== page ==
Redox Balance Keepers and Possible Cell Functions Managed by Redox Homeostasis in Trypanosoma cruzi

Andrea C. Mesías, Nisha J. Garg, M. Paola Zago

    Research output: Contribution to journalReview articlepeer-review

    19 Scopus citations


    The toxicity of oxygen and nitrogen reactive species appears to be merely the tip of the iceberg in the world of redox homeostasis. Now, oxidative stress can be seen as a two-sided process; at high concentrations, it causes damage to biomolecules, and thus, trypanosomes have evolved a strong antioxidant defense system to cope with these stressors. At low concentrations, oxidants are essential for cell signaling, and in fact, the oxidants/antioxidants balance may be able to trigger different cell fates. In this comprehensive review, we discuss the current knowledge of the oxidant environment experienced by T. cruzi along the different phases of its life cycle, and the molecular tools exploited by this pathogen to deal with oxidative stress, for better or worse. Further, we discuss the possible redox-regulated processes that could be governed by this oxidative context. Most of the current research has addressed the importance of the trypanosomes' antioxidant network based on its detox activity of harmful species; however, new efforts are necessary to highlight other functions of this network and the mechanisms underlying the fine regulation of the defense machinery, as this represents a master key to hinder crucial pathogen functions. Understanding the relevance of this balance keeper program in parasite biology will give us new perspectives to delineate improved treatment strategies.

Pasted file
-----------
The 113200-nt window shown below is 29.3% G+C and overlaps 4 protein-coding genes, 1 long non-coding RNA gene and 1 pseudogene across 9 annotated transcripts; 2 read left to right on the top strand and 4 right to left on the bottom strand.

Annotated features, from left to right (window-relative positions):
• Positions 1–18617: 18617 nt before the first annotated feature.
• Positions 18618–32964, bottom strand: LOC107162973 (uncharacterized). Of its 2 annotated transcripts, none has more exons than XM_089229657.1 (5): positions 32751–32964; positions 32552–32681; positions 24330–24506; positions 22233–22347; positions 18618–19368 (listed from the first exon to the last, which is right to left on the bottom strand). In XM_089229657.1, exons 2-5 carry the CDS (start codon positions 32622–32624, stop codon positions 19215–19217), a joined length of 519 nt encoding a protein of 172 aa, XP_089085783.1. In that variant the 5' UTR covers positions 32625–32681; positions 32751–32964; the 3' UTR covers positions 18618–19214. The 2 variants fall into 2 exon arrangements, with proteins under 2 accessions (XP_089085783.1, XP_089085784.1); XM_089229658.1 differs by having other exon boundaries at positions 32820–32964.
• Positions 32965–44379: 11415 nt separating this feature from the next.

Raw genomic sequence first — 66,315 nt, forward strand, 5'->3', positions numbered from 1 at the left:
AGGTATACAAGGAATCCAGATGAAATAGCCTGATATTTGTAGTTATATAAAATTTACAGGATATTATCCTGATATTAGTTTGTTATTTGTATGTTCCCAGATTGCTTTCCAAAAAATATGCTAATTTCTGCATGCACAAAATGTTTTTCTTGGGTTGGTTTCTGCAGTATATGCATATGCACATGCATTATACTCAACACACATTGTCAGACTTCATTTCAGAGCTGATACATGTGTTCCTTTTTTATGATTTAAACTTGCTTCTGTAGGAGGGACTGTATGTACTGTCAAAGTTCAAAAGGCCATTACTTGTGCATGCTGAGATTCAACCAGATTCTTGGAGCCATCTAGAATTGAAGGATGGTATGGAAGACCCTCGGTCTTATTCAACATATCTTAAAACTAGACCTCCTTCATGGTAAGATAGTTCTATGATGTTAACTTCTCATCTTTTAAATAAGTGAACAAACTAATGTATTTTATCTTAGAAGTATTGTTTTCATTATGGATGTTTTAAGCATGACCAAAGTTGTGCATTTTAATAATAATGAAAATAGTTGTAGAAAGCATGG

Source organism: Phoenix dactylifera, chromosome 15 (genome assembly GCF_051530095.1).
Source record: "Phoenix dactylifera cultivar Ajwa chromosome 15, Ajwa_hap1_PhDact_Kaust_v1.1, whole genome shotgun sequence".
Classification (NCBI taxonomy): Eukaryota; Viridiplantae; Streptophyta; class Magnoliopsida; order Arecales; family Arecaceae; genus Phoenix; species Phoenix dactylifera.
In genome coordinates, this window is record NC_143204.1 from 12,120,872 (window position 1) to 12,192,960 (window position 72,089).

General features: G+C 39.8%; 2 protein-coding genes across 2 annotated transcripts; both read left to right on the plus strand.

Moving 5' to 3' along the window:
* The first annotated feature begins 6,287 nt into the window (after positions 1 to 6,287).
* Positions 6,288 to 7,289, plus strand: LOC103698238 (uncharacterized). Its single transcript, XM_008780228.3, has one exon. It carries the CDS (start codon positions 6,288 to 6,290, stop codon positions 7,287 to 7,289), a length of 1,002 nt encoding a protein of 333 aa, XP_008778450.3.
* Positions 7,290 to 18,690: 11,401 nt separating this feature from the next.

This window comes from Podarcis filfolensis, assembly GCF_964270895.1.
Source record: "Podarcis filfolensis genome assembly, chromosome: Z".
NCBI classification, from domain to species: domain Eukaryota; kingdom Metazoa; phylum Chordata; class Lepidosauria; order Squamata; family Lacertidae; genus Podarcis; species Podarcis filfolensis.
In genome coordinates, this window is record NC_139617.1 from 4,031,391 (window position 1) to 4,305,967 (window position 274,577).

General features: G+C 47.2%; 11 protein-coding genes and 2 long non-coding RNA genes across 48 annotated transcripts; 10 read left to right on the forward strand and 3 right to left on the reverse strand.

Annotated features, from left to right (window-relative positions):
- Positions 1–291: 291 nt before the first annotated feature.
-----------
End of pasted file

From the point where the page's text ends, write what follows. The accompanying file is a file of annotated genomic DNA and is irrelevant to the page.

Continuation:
Original languageEnglish (US)
    Article number435
    JournalFrontiers in Cellular and Infection Microbiology
    StatePublished - Dec 20 2019


    • Trypanosoma cruzi
    • antioxidant network
    • redox-dependent mechanisms
    • regulation
    • stage-specific oxidants

    ASJC Scopus subject areas

    • Microbiology
    • Immunology
    • Microbiology (medical)
    • Infectious Diseases


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